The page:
This later discourse paves the way for a new possibility of approaching the Ethiopian situation from the theological angle. I will briefly demonstrate how this current of thought relates to my own approach below. And the present study seeks to explore this possibility. It endeavours to offer a theological contribution to the academic discourse of Ethiopia, which to date has been a lacuna. Whilst there is a proliferation of academic works that investigate the political context, few interdisciplinary approaches have attempted to provide a theological outlook. It is precisely the connection between the two discourses – the political and the theological – that I intend to make in this study.
In order to elaborate the nature of this theological contribution, I must further expand this introductory outline. The question I want to confront in this introduction – ‘why is a theological turn appropriate and desirable for the Ethiopian case?’ – is what justifies my contribution in this study. Since one way of approaching this question is to demonstrate how the theological figures in the two paradigms, I wish to review briefly these modes of thought below.
← 17 | 18 →The Functionalist Paradigm
The work of Donald Levine, the Chicago sociologist, especially his book Greater Ethiopia: the Evolution of a Multiethnic Society best represents and imbues this paradigm.15 Akin and complementary to this current of thought are the ‘western éthiopisant school’ who studied the ‘Christian Orient’ or Semitic Ethiopia.16 Central to this mode of thought is the Durkheimian understanding of integration, or social cohesion. Nationalism or patriotism, according to this paradigm, is considered as one of the stabilising collective ideologies. Drawing upon Talcott Parsons (who synthesises the works of Émile Durkheim and Max Weber), Levine brilliantly combines structural functionalism with social evolutionism in his work.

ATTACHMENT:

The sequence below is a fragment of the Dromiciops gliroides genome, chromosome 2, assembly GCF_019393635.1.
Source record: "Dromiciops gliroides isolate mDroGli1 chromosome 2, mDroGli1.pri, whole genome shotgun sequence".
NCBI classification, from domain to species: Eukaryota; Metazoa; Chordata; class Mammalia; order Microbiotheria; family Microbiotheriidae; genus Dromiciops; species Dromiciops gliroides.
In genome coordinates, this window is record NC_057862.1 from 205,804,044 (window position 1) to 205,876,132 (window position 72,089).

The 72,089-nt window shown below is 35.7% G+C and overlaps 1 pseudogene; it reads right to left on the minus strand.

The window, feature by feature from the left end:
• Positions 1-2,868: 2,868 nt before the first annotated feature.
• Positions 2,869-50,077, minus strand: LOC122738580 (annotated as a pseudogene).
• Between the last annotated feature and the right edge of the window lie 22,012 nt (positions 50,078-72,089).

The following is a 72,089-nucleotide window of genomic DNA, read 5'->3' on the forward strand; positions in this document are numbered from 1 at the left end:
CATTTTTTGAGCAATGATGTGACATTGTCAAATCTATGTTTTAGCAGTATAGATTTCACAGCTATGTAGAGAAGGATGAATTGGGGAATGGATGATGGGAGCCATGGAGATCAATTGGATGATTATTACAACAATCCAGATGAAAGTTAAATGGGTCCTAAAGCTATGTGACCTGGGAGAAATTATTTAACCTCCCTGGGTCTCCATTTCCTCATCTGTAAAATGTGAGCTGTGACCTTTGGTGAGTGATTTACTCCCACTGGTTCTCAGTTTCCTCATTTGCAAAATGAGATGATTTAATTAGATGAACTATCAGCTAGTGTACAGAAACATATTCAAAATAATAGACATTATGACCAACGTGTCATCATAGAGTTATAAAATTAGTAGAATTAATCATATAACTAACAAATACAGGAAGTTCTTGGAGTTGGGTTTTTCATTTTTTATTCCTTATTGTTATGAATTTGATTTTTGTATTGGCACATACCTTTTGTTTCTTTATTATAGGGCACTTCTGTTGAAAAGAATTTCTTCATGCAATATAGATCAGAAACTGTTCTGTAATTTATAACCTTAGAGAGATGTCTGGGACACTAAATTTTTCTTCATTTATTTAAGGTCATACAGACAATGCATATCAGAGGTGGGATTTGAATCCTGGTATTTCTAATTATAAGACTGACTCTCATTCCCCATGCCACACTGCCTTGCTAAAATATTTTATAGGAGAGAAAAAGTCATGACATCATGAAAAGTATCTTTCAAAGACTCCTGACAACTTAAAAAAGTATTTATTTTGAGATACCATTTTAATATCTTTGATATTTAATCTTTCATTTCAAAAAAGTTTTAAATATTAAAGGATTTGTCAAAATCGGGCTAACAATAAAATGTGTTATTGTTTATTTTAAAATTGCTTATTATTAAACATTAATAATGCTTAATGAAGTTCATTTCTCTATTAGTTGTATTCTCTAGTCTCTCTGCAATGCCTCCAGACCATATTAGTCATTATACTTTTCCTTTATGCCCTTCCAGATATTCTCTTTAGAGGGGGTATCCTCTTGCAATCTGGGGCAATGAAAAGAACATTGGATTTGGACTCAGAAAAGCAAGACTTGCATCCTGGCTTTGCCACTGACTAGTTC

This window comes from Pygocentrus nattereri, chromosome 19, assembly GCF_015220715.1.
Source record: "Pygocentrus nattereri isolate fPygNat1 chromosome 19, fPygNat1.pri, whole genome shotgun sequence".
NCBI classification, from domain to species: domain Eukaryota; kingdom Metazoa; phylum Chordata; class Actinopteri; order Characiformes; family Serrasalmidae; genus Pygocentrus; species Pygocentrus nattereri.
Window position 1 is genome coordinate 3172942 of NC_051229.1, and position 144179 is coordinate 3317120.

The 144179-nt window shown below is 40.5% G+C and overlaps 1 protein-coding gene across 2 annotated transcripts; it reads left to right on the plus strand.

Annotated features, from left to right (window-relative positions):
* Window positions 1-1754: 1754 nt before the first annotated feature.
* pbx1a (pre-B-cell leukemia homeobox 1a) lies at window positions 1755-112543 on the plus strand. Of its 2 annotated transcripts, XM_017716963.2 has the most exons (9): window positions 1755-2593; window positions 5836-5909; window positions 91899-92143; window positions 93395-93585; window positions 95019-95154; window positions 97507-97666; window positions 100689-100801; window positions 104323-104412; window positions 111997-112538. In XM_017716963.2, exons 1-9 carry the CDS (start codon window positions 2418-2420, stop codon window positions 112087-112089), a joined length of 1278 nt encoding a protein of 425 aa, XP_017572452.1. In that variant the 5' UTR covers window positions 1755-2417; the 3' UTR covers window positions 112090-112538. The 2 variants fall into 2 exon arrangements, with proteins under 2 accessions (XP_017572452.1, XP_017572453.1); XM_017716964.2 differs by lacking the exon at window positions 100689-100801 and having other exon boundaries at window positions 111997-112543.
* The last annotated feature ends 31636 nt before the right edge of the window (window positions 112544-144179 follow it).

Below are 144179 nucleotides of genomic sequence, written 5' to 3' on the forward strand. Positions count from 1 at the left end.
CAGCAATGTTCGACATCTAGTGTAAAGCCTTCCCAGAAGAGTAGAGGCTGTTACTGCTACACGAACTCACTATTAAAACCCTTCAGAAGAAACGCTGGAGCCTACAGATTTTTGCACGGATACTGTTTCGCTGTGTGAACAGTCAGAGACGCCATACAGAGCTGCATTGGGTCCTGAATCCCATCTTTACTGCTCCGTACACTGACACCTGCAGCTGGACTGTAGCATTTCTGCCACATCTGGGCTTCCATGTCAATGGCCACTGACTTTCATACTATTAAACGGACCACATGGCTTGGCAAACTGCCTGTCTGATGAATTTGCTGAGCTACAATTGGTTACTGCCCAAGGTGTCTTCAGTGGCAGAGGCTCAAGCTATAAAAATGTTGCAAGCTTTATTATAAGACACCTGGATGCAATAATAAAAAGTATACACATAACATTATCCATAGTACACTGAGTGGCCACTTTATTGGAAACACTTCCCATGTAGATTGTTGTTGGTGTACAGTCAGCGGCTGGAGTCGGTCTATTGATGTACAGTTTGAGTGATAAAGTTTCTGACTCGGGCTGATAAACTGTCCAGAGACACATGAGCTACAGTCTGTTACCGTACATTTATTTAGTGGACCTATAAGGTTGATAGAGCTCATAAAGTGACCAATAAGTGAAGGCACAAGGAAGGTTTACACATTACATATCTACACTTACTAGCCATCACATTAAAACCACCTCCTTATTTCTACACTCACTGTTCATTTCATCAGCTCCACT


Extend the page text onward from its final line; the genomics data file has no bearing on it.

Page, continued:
Of course, Levine is aware of the weaknesses of the social evolutionary theory.17 Despite its weaknesses, Levine deems social evolutionary theory useful to understand or interpret Ethiopia. Levine considers three major concepts of this theory: first, the idea of emergent novelty – that is, ‘over time human groups have created social and cultural forms which previously did not exist’; second, functional specialisation implying that ‘new forms have been retained because they better satisfied certain needs’; and third, the reality of social integration – that is, ‘the new forms have increased the scope of human association, relating larger numbers of persons within societal systems’.18
← 18 | 19 →Applied to the Ethiopian situation, such concepts construct an understanding of Ethiopia (a) in terms of survival that looks backwards into the past (an historical explanation) and (b) how such mechanism of survival moves forward into the future (a telic explanation). Accordingly, this paradigm emphasises historical continuity and hence, follows a longue durée approach with the idea that Ethiopia extends back to millennia. The interest of this paradigm is not, however, limited to describing the historical events per se but rather seeks to explain this survival sociologically. In consequence, the diverse people of Ethiopia, which are classified as the ‘Ethio-Semitic’, the ‘Cushitic’, the ‘Omotic’ and the ‘East Sudanic’ (or rather Nilo-Saharan), who occupy diverse ecological niches, are said to have undergone processes of social evolution, which culminates in the formation of the modern state of Ethiopia.